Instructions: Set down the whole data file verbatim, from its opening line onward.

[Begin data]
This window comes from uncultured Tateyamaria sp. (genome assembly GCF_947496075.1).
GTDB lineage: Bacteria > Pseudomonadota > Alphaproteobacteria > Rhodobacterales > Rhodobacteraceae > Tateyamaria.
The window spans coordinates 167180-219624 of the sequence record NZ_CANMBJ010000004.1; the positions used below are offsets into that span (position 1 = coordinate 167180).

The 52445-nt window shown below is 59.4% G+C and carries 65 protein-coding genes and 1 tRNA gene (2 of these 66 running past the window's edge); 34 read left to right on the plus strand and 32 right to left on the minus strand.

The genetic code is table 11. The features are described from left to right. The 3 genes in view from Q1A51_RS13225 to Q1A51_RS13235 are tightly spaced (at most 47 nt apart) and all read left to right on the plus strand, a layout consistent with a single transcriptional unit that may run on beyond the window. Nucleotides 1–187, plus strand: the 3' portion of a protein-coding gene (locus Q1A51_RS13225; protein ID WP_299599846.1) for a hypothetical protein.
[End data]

This window comes from uncultured Tateyamaria sp. (genome assembly GCF_947496075.1).
GTDB lineage: Bacteria > Pseudomonadota > Alphaproteobacteria > Rhodobacterales > Rhodobacteraceae > Tateyamaria.
The window spans coordinates 167180-219624 of the sequence record NZ_CANMBJ010000004.1; the positions used below are offsets into that span (position 1 = coordinate 167180).

The 52445-nt window shown below is 59.4% G+C and carries 65 protein-coding genes and 1 tRNA gene (2 of these 66 running past the window's edge); 34 read left to right on the plus strand and 32 right to left on the minus strand.

The genetic code is table 11. The features are described from left to right. The 3 genes in view from Q1A51_RS13225 to Q1A51_RS13235 are tightly spaced (at most 47 nt apart) and all read left to right on the plus strand, a layout consistent with a single transcriptional unit that may run on beyond the window. Nucleotides 1–187, plus strand: the 3' portion of a protein-coding gene (locus Q1A51_RS13225; protein ID WP_299599846.1) for a hypothetical protein.